Meck has taken the popular numbers game Soduko and turned it on its head. While his game has raised the ire of a few Sudoku purists, most people say they enjoy a different challenge, he says. He came up with the idea while “messing around” with a Soduku puzzle late one night.
The secret to the design is in the inner workings of Excel. “I’m something of an Excel guru,” he says. “People would be surprised if they knew what Excel could do.”
Unlike Soduko, Kansuko involves addition and double digits. The game is comprised of 3x3 grids stacked on top of each other. Players fill in the empty squares so that each column and grid only contain the numbers 1-9 once. The twist is the far right column is the sum of the numbers in that row, but only the ones place digit is recorded; the numbers 1-9 only appear once in this column as well.
For example, if you had a row with the numbers 8 + 5 + 2, that adds up to 15 so you would enter a 5. Try it. Meck created a special puzzle just for Pop City. (It's intermediate level for our sharp readers. Look closely and you'll see Pop City.)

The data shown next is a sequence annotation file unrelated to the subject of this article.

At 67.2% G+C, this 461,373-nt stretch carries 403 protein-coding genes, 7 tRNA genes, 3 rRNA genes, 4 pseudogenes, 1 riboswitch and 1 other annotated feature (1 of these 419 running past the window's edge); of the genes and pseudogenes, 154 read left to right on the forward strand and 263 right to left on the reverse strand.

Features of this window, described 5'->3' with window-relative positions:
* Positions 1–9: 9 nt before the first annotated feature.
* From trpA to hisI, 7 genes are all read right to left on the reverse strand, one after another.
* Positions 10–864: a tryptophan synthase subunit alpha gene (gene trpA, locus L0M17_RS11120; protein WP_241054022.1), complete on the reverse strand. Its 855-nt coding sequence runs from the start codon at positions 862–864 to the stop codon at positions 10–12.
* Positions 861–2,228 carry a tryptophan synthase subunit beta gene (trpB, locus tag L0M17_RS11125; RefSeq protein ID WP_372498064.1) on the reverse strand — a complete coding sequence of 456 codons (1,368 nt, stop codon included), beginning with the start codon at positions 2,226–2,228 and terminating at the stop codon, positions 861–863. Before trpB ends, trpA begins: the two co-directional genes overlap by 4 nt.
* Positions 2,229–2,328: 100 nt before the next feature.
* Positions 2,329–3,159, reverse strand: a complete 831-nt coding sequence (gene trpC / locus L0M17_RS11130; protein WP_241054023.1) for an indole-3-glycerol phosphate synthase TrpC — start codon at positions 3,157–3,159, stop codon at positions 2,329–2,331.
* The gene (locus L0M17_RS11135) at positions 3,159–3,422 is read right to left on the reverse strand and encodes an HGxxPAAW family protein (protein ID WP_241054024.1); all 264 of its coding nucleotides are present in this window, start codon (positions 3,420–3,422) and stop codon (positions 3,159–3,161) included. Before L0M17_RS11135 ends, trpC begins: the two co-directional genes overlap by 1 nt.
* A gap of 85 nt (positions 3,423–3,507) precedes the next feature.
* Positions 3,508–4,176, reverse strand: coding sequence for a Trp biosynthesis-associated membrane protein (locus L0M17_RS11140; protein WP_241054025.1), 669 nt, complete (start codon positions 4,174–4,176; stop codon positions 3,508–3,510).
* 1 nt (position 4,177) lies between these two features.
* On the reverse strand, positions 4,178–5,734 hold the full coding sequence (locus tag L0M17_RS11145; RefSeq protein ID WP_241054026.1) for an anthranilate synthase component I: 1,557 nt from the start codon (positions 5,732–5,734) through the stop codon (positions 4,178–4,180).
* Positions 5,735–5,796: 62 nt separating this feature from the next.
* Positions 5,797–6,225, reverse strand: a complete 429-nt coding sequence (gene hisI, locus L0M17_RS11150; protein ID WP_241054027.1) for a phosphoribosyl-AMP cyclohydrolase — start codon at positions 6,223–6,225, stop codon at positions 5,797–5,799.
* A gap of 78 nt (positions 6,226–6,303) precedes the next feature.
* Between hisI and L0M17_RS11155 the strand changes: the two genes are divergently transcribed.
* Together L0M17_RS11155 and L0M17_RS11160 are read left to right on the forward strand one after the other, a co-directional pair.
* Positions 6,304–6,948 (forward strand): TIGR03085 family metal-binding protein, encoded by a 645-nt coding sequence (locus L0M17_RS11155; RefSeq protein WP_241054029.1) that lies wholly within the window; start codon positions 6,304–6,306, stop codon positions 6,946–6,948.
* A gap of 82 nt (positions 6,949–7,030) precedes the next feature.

His first book contains 100 puzzles and is on sale at Barnes and Noble and through Amazon.com. It’s doing well, he says, although he doesn’t expect to be retiring from his job with Community Care Behavioral Health Organization of UPMC anytime soon. His dream is to achieve syndication--and get it out in app form. Several newspapers are running it so far, including the Harvard Crimson.
“My puzzles are a little quicker puzzle to solve and a little smaller,” he explains. “You can do it in a quick burst and finish one or try a harder one and devote 10-15 minutes. The vertical layout makes it more ideally suited for playing on a (mobile) phone or publishing it in a book. The shape works well.”